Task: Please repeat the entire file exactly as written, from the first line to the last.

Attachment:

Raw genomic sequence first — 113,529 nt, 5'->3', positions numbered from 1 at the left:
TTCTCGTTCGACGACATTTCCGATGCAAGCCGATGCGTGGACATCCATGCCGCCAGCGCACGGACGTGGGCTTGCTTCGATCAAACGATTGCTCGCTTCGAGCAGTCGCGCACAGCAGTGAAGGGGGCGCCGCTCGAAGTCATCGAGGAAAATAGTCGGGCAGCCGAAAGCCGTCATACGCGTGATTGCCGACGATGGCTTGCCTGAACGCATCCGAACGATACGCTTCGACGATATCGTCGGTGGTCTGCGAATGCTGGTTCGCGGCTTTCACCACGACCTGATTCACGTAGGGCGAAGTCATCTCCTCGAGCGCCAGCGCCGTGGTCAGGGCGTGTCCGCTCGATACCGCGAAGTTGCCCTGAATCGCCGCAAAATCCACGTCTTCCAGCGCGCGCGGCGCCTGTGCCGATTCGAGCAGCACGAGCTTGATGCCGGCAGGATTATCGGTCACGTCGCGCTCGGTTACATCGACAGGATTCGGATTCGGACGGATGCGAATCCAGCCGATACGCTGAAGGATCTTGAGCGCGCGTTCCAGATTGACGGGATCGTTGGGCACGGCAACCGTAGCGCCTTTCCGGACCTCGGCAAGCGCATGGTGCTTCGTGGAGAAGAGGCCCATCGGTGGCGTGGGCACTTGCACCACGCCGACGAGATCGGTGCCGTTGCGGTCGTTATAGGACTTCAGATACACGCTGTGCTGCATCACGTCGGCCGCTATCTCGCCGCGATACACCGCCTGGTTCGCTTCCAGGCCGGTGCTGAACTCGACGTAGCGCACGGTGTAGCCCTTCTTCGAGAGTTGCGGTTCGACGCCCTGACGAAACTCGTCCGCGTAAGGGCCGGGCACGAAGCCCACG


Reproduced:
Raw genomic sequence first — 113,529 nt, 5'->3', positions numbered from 1 at the left:
TTCTCGTTCGACGACATTTCCGATGCAAGCCGATGCGTGGACATCCATGCCGCCAGCGCACGGACGTGGGCTTGCTTCGATCAAACGATTGCTCGCTTCGAGCAGTCGCGCACAGCAGTGAAGGGGGCGCCGCTCGAAGTCATCGAGGAAAATAGTCGGGCAGCCGAAAGCCGTCATACGCGTGATTGCCGACGATGGCTTGCCTGAACGCATCCGAACGATACGCTTCGACGATATCGTCGGTGGTCTGCGAATGCTGGTTCGCGGCTTTCACCACGACCTGATTCACGTAGGGCGAAGTCATCTCCTCGAGCGCCAGCGCCGTGGTCAGGGCGTGTCCGCTCGATACCGCGAAGTTGCCCTGAATCGCCGCAAAATCCACGTCTTCCAGCGCGCGCGGCGCCTGTGCCGATTCGAGCAGCACGAGCTTGATGCCGGCAGGATTATCGGTCACGTCGCGCTCGGTTACATCGACAGGATTCGGATTCGGACGGATGCGAATCCAGCCGATACGCTGAAGGATCTTGAGCGCGCGTTCCAGATTGACGGGATCGTTGGGCACGGCAACCGTAGCGCCTTTCCGGACCTCGGCAAGCGCATGGTGCTTCGTGGAGAAGAGGCCCATCGGTGGCGTGGGCACTTGCACCACGCCGACGAGATCGGTGCCGTTGCGGTCGTTATAGGACTTCAGATACACGCTGTGCTGCATCACGTCGGCCGCTATCTCGCCGCGATACACCGCCTGGTTCGCTTCCAGGCCGGTGCTGAACTCGACGTAGCGCACGGTGTAGCCCTTCTTCGAGAGTTGCGGTTCGACGCCCTGACGAAACTCGTCCGCGTAAGGGCCGGGCACGAAGCCCACG